Understanding Wifi signals

This was originally a post on Mac Wifi signals however I’m now adding details about Ubuntu.


wavemon is useful: https://askubuntu.com/questions/95676/a-tool-to-measure-signal-strength-of-wireless

However, it outputs a load of gibberish. i.e.

Link quality:

Signal level: (same as RSSI below I think)

Noise level:

SNR: Diff between Signal and noise

According to this https://forums.anandtech.com/threads/wireless-link-quality-vs-signal-strength-question.1013878/

Link quality = Signal to Noise Ratio (SNR)however, according to wavemon these aren’t the same.

According to this https://superuser.com/questions/866005/wireless-connection-link-quality-what-does-31-70-indicate quality is stored in a variable named rssi however, I see a link quality of 57% and I see an RSSI of -70 so they seem to bear no resemblance.


wavemon documentation is more gibberish. E.g. it starts by saying it’s an ncurses-based application. How on earth is that useful to checking your Wifi signal?!

And the initial page: https://github.com/uoaerg/wavemon

says zero about link quality. All it says is look at the man page. Which says slightly less than zero – all it says is:

`Below, in the Levels section, you can see up to four bargraphs showing (1) relative signal quality` with no explanation of what this graph might represent.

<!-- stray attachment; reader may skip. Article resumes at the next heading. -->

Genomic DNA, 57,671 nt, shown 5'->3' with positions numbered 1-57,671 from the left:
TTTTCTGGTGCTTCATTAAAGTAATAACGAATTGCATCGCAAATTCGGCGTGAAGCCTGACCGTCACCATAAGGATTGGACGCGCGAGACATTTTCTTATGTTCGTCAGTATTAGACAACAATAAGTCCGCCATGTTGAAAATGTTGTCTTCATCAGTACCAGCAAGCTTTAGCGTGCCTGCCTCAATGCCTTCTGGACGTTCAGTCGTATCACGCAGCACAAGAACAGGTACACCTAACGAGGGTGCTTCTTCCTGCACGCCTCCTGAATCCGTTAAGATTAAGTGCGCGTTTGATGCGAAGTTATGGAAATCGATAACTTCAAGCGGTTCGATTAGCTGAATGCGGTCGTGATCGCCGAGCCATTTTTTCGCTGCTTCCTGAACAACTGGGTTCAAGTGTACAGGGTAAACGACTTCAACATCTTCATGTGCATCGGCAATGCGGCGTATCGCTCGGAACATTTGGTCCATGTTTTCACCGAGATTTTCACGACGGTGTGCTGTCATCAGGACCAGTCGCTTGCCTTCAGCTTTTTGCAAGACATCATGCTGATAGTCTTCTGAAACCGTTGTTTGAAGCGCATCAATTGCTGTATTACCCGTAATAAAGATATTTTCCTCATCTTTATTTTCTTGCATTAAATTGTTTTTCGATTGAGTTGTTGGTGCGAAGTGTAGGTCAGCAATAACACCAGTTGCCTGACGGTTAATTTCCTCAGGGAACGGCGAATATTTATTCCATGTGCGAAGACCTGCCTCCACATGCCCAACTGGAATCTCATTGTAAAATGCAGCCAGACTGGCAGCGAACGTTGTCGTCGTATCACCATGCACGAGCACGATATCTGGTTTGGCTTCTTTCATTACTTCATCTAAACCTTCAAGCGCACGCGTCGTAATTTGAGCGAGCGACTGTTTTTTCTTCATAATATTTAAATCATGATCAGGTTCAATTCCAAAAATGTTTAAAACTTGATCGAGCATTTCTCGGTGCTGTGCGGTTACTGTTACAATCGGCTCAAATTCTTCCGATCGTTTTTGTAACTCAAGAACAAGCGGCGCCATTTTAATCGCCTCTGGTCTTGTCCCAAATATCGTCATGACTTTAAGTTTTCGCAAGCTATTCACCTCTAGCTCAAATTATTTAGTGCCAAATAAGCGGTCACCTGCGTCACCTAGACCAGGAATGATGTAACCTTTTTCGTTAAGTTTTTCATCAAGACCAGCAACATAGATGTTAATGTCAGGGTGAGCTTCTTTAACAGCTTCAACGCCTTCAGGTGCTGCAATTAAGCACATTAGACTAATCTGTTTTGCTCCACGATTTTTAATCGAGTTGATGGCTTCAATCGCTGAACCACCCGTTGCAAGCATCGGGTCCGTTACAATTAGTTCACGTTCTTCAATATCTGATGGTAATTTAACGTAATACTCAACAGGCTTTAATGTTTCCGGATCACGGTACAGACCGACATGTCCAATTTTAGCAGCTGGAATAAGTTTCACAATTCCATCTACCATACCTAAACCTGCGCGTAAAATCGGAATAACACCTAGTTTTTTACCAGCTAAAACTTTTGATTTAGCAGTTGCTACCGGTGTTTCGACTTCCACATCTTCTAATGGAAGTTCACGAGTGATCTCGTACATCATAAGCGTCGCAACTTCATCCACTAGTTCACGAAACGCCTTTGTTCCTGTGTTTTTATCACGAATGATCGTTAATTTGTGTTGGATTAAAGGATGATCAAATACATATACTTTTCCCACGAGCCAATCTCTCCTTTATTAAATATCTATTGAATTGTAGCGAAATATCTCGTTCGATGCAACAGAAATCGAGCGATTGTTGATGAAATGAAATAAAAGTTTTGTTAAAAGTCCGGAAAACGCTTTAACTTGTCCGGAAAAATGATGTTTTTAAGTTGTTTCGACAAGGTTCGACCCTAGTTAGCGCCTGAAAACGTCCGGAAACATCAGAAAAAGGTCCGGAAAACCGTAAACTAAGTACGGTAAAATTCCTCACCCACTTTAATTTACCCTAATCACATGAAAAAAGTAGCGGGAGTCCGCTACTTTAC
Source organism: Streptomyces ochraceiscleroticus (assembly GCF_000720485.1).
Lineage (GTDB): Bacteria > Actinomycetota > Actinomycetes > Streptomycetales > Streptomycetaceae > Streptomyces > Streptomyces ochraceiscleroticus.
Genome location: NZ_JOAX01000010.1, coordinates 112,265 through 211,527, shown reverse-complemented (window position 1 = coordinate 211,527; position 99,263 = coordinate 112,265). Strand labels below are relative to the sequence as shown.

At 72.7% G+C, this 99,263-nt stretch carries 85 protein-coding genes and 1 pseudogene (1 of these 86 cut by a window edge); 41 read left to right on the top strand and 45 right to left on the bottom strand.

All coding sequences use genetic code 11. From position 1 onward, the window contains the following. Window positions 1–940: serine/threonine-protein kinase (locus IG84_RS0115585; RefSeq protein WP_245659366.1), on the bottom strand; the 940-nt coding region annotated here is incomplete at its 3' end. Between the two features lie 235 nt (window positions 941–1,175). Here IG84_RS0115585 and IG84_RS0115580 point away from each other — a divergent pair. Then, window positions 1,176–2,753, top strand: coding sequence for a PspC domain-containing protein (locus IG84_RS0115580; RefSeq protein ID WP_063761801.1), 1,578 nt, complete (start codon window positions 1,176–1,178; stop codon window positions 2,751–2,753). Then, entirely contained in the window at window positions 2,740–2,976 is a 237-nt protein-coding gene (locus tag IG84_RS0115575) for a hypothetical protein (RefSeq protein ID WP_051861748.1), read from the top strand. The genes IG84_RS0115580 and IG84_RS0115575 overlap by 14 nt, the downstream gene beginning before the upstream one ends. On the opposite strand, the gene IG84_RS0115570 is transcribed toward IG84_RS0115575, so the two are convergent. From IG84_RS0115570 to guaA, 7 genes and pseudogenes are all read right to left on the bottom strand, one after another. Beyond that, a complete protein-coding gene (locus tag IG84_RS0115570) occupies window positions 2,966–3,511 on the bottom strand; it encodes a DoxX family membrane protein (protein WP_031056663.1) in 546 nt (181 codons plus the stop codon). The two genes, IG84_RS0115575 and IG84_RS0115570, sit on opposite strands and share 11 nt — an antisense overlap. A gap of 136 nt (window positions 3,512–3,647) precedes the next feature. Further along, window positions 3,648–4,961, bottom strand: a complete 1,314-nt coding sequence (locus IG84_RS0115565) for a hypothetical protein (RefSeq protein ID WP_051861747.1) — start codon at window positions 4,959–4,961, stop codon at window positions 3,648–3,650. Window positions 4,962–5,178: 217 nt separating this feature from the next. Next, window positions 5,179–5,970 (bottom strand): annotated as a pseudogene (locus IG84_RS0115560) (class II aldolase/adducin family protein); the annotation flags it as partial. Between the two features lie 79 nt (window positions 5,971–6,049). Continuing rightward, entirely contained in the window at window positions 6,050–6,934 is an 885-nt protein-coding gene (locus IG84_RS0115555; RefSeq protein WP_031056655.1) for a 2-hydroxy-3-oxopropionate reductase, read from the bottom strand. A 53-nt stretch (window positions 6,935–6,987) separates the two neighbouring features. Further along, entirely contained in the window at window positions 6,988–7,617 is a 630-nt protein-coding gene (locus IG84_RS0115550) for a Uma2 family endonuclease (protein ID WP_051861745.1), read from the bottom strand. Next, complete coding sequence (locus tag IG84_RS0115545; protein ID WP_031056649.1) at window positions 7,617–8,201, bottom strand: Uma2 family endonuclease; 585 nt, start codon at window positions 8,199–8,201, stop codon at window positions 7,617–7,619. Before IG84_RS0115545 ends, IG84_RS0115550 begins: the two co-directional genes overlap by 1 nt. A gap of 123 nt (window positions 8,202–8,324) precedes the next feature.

If your Mac Wifi seems to be struggling here’s how to find out more about what’s actually going on.

Signal strength:

The  Mac’s menu bar has a rudimentary set of signal strength icons. E.g.

which means practically nothing.

If it’s less than 4 bars you’re probably going to struggle. However, here’s how to find out more.

  1. Alt click the icon and look for RSSI (see also Mac: WiFi Diagnostics )


This is a negative dBm number which measures from 0 to -100 with 0 being perfect (and not realistic in everyday life) to -100 being no signal. Realistic values are:

-50: good

-60: reasonable

-75: poor

-100: no signal

So, if your WiFi is between -50 to -60 then your signal is OK.

If between -75 and -100 then you’re going to have problems. This article suggests RSSI > -60 for good WiFi (greater in the standard math sense – i.e. more positive rather than larger – e.g. -55 or -50 or -45). https://9to5mac.com/2016/07/14/how-to-understand-wireless-diagnostics-app-on-mac-to-analyze-improve-wi-fi-network/

and I personally see WiFi problems if <-70.

The same article suggests your Quality (Signal to Noise ratio – drawn in red in the middle) should be above 25.

If those aren’t good then decrease the distance between your wifi hub and your computer. Or get a mesh or extender.


Testing an Orbi Extender

Set up a different SSID.

WiFi Analyzer proved very useful.

Gives distance to Access Point in metres and dBM.



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